Dogs and Thunder – Don’t Let Your Puppy Become a “Scaredy Dog”

Dogs and Thunder - Thwart your puppy’s anxiety with the very first storm 

Last night we had a really bad thunder and lightning storm here in Florida. There was actually a tornado that touched down not too far away from us. Both my pup, Nellie, and I were a little nervous to say the least.

dogs and thunder
Momma what was that loud, scary noise???

This was not only the first time that Nellie heard thunder, but it may actually have been the first time she’s seen rain! She came to me in October, after the rainy season in Florida. And now this wasn’t any ordinary storm. Bolts of lightning lit up the room and huge booms of thunder shook the entire house.

Once again I was reminded of how much easier it is to AVOID unwanted fears and behaviors from the beginning rather than trying to back-peddle and fix problems later on.

I am in a very lucky position to have a young pup to whom I can introduce the world (and thunderstorms) in a positive way.

I promise to write a more in-depth post on how to help your dog if they already have “storm phobia” or otherwise are afraid of loud noises.  But for now, let me share what to do if you have a puppy or new dog and want to be sure that they don’t develop a fear in the first place.

First the “Don’ts”

  • Don’t pick up, hug, pet, or cuddle your dog – There has been a growing trend in some circles of dog people that advocate comforting your dog when they are afraid. And I will say that when little Nellie came running over to me at the first BOOM I wanted more than anything to hug her and tell her everything was going to be OK. It’s human nature. However, in my 18 years of being a professional dog trainer, I have seen humans mess up their poor dogs over and over again by trying to use their human psychology on another species! Dogs don’t understand the words you are saying. They only understand that you are petting and and talking sweet them. To a dog, that is praise. Period. Praise for whatever they are doing at the time. Remember “You Get What You Pet.” Petting a fearful dog will incite more fear, regardless of what it means to you.
  • Don’t try to distract your dog with treats – Now, there is nothing wrong with practicing some obedience commands and rewarding your happy, willing dog with food. But, treats are an even bigger reinforcer than petting . It is very easy to unconsciously reward the wrong behavior and a stressed state of mind.
  • Don’t ignore your dog-not at this stage at least. Dogs with thunder phobia may need a hiding place. But when you have a puppy who is just becoming accustomed to storms, letting him run and hide is going to make things worse. However, if you are one of the lucky people whose dog doesn’t seem to care at all about a storm then it’s perfectly fine (and actually better) to just ignore him and not make a big deal out of things.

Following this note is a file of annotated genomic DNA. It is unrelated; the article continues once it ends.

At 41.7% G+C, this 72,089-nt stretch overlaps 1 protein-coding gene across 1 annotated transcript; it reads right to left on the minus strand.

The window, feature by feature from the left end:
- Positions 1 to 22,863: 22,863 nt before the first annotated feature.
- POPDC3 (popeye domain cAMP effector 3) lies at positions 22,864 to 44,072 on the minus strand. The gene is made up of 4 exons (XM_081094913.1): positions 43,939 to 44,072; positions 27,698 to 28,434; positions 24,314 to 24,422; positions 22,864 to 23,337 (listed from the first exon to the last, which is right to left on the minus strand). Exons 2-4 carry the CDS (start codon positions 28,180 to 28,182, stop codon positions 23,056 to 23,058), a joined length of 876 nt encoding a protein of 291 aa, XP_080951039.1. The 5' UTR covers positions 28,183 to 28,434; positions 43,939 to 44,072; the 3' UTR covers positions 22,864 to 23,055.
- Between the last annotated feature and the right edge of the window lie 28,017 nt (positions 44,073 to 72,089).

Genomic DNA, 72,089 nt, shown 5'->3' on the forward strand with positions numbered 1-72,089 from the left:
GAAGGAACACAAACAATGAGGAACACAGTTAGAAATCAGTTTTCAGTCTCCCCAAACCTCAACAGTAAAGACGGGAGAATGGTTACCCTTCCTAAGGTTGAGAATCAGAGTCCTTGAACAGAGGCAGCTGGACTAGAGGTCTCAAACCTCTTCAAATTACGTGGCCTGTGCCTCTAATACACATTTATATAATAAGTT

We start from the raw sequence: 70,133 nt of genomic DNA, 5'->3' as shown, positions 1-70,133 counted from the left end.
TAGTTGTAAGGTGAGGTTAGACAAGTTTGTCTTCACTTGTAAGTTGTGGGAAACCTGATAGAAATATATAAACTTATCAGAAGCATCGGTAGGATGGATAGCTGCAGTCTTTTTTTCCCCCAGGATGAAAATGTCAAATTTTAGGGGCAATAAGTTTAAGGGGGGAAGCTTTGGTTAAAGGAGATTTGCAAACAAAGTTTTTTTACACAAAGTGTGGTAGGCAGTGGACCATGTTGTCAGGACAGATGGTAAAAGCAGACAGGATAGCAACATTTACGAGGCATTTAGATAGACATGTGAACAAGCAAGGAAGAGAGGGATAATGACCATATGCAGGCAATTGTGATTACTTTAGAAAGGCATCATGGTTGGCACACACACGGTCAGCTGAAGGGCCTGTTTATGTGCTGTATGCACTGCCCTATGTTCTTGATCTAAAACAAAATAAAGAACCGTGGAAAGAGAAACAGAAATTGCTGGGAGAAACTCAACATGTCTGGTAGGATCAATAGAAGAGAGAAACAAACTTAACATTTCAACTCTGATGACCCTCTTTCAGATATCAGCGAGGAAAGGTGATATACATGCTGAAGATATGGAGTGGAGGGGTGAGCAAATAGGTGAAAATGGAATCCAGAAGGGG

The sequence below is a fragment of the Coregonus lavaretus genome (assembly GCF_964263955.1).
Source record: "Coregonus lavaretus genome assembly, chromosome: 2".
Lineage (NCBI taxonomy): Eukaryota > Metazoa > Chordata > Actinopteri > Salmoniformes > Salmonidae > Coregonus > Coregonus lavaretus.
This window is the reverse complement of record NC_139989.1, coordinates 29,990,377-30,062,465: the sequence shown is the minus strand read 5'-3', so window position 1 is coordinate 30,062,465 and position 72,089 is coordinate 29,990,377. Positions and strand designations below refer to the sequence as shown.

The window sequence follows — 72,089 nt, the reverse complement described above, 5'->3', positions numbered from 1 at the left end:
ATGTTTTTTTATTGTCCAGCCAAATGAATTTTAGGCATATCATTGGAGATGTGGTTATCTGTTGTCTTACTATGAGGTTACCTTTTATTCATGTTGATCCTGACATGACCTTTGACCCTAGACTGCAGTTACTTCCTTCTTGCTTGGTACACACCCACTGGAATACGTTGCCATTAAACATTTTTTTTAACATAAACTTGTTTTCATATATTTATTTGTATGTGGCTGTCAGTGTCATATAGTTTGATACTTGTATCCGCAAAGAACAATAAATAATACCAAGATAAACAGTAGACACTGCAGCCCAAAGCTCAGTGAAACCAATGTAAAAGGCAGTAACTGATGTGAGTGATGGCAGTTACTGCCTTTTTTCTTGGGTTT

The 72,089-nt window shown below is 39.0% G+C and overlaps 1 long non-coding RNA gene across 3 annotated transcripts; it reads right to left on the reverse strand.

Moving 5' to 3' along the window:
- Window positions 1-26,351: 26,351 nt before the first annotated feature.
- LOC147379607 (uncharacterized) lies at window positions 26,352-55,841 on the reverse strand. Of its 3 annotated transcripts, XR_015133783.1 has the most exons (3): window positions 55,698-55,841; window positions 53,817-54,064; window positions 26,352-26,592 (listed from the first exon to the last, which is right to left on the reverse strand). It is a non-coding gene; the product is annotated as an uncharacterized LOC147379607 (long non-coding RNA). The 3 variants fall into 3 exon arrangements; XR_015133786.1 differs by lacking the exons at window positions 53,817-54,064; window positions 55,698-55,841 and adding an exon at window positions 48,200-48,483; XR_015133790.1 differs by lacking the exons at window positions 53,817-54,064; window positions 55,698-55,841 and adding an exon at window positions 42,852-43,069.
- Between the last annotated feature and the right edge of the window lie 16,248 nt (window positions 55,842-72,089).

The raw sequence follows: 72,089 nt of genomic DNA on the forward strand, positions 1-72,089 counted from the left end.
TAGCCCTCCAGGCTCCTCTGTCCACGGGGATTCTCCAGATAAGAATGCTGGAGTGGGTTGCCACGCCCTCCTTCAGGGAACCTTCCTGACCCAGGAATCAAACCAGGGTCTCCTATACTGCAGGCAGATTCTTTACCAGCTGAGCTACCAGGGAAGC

Now the Do’s

  • Do talk silly. Maybe sing a song and play a game with your puppy. Be sure that your voice is happy and fun. Telling your pup “It’s OK…Relax…Good dog” in a low, “soothing” voice will only make your dog more suspicious of things. A higher pitched, happier, fun tone will keep things light and help your dog to relax. We want to sound and act as if everything is just hunky dory.
  • Do practice your dog’s obedience commands – This is not the time for strict, military-style training. Keep it light and fun. And again, it’s fine to use a food reward here IF your dog is focused on you and not on the storm.
  • Do try to block out the noise - play music, turn up the volume on the TV, etc. Shutting the blinds and building an oasis in the livingroom might help as well.
  • If your puppy is still too stressed to focus, then you may need to allow him to retreat to what he considers a safe place. This may be his crate, the bathroom, or perhaps a closet. Attempt to block out the signs of what’s going on outside by keeping it as dark and quiet as possible for him while he’s in “riding out the storm”.

Hopefully, by taking steps to make storms a fun and exciting time for your puppy you can prevent problems with your dogs and thunder.

Do you have any suggestions on how to help your pup stay confident during a thunderstorm? I’d love to hear them!

More about Lisa Flynn on Google+

 

More about Lisa Flynn on Google+
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3 Responses to Dogs and Thunder – Don’t Let Your Puppy Become a “Scaredy Dog”

  1. I love your articles, I wish I still had a dog to apply them to. That puppy is so freaking cute, can you clone her?

  2. Pingback: Is Your Dog Vomiting on Car Rides | The Cultured Canine, Inc

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